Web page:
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Pedagogical Training

Teaching experience at a range of curricular levels, and development of a strong pedagogical vision are highly valued aspects of the doctoral program in Hispanic Studies. Teaching and pedagogical training therefore play an important role in the program as we strive to prepare students for the academic job market and a range of career outcomes. Such training also enhances students' communication and leadership skills.

Teaching Assistant Training and Teacher Opportunity (TATTO) Program

Emory's TATTO program is a degree requirement for all PhD students.It introduces graduate students to teaching in a graduated manner. Teaching responsibility increases as skills grow. The TATTO experience has proved to be a major asset in preparing students to be successful educators and in offering prospective employers the teaching credentials they are looking for.

1. Workshop

The first stage of TATTO is a short course offered in August, before the fall semester begins. It should be taken immediately prior to a student's first teaching experience. Faculty for this course are drawn from among the best teachers across the University. The syllabus covers general topics of importance to all students, including syllabus writing and grading, lecturing and leading discussions, the use of writing as a pedagogical tool, the conduct of lab sessions, and the use of new technologies.

2. HISP 610: Pedagogy of Language and Culture

In the second stage, the program provides training that addresses specific concerns and teaching strategies of teaching a foreign language.HISP 610 presents the fundamental theories and methods of teaching second/foreign languages, texts/discourse, and culture, with particular attention to the goals and challenges of teaching language and Iberian/Latin American/Latinx cultures within North American educational institutions. It integrates throughout critical approaches to the teaching of language, culture, and intercultural communication, along with attention to curriculum design for courses at all levels of the undergraduate language and culture program. Optimally, students enroll in this course at the same time they participate in their first teaching opportunity.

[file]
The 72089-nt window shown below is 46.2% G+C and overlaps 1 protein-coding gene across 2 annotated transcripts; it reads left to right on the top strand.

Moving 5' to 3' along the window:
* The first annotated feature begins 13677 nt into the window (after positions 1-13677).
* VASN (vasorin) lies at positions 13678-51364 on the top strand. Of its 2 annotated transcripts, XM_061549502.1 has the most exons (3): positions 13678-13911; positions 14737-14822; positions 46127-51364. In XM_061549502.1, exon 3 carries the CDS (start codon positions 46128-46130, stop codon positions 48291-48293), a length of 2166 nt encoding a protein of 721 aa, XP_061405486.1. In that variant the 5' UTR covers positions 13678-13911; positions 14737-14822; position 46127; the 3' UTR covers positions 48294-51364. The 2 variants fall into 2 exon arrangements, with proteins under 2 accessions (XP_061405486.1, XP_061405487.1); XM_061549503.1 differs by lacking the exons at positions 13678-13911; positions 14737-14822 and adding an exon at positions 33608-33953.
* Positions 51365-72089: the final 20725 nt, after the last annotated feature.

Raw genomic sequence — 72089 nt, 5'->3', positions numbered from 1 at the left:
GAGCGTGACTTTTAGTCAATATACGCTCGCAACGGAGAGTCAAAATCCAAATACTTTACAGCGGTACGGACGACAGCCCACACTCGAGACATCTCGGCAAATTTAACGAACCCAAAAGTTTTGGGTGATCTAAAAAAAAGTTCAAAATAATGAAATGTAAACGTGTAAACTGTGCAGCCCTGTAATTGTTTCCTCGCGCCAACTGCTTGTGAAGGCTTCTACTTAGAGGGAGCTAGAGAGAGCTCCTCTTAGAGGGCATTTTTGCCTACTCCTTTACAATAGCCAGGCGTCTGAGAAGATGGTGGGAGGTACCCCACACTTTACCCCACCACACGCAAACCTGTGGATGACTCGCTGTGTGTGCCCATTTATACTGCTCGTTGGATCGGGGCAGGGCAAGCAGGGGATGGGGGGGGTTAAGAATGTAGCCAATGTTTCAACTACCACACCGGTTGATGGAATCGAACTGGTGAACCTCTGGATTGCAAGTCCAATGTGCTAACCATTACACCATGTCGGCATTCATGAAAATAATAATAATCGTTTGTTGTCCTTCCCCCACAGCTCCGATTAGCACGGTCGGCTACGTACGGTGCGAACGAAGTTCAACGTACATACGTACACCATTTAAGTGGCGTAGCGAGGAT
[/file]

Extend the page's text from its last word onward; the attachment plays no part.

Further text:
3. Multi-Section Course Instruction

Following the tradition of language studies departments, graduate students normally teach their own sections (i.e., they do not serve as actual assistants to other faculty). In their first year of teaching they are assigned sections of lower-level multi-section courses which have a common syllabus, textbook and exams, as well as an experienced course coordinator who serves as supervisor and mentor. This allows graduate students to focus on methods and issues of effective classroom teaching. Students entering without teaching experience will teach Spanish 101, Elementary Spanish and Hispanic Cultures, and then progress to the intermediate course Spanish 202. Students entering with prior teaching experience will begin with Spanish 201 (third-semester intermediate level) and progress to Spanish 202, or they will begin directly in Spanish 212, Introduction to Hispanic Texts and Contexts, the multi-section introductory course to the undergraduate major in Spanish.

4. Upper-Level Course Instruction

The 300-level courses provide structure but also allow much more autonomy for graduate student instructors than lower-level courses at the 100 and 200 levels. The 400-level seminars requires that the student take full responsibility for the design of a syllabus while taking into account how it will fit within the undergraduate curriculum; syllabi must be approved by the DGS and/or Chair of the Department of Spanish and Portuguese. While teaching at the 300 and 400 levels, graduate student instructors will be assigned a teaching mentor (normally from the tenure-track or lecture-track faculty of the Department of Spanish and Portuguese, and in many cases, the student's advisor.) to help them with their teaching responsibilities and to further their pedagogical development.

Alternative Teaching Opportunities

We are aware that students may wish to acquire other sorts of teaching experience in other departments, perhaps serving as teaching assistants in a large lecture class or co-teaching (in Spanish or English) with a faculty member from Spanish and Portuguese or some other department. Those students who plan to pursue alternative careers may also substitute the teaching of the fourth course with other experience that will be relevant to their career goals, such as team research, community engagement, and digital scholarship. All these options are open to discussion and will need to be decided on a case-by-case basis in collaboration with the DGS and the dissertation advisor.